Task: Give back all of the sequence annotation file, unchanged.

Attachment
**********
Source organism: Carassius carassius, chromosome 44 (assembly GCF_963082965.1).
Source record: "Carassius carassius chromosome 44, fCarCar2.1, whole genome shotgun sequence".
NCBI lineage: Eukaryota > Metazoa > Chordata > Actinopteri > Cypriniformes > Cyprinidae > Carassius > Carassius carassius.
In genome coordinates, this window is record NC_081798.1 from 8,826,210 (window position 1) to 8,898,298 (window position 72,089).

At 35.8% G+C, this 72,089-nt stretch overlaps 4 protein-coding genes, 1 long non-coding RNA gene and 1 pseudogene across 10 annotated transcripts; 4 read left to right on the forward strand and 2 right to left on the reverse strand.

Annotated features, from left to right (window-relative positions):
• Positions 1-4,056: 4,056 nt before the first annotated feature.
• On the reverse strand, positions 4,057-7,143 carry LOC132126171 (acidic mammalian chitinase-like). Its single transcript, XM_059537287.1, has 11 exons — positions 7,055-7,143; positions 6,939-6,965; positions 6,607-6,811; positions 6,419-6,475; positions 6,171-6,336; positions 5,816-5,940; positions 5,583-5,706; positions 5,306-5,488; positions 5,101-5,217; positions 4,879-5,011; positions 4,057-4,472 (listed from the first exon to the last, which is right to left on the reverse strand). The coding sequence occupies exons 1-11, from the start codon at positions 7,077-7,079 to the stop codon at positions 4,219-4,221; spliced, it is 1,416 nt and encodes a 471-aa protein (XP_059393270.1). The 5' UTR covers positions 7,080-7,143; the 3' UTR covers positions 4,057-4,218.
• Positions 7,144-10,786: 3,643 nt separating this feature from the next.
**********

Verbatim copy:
Source organism: Carassius carassius, chromosome 44 (assembly GCF_963082965.1).
Source record: "Carassius carassius chromosome 44, fCarCar2.1, whole genome shotgun sequence".
NCBI lineage: Eukaryota > Metazoa > Chordata > Actinopteri > Cypriniformes > Cyprinidae > Carassius > Carassius carassius.
In genome coordinates, this window is record NC_081798.1 from 8,826,210 (window position 1) to 8,898,298 (window position 72,089).

At 35.8% G+C, this 72,089-nt stretch overlaps 4 protein-coding genes, 1 long non-coding RNA gene and 1 pseudogene across 10 annotated transcripts; 4 read left to right on the forward strand and 2 right to left on the reverse strand.

Annotated features, from left to right (window-relative positions):
• Positions 1-4,056: 4,056 nt before the first annotated feature.
• On the reverse strand, positions 4,057-7,143 carry LOC132126171 (acidic mammalian chitinase-like). Its single transcript, XM_059537287.1, has 11 exons — positions 7,055-7,143; positions 6,939-6,965; positions 6,607-6,811; positions 6,419-6,475; positions 6,171-6,336; positions 5,816-5,940; positions 5,583-5,706; positions 5,306-5,488; positions 5,101-5,217; positions 4,879-5,011; positions 4,057-4,472 (listed from the first exon to the last, which is right to left on the reverse strand). The coding sequence occupies exons 1-11, from the start codon at positions 7,077-7,079 to the stop codon at positions 4,219-4,221; spliced, it is 1,416 nt and encodes a 471-aa protein (XP_059393270.1). The 5' UTR covers positions 7,080-7,143; the 3' UTR covers positions 4,057-4,218.
• Positions 7,144-10,786: 3,643 nt separating this feature from the next.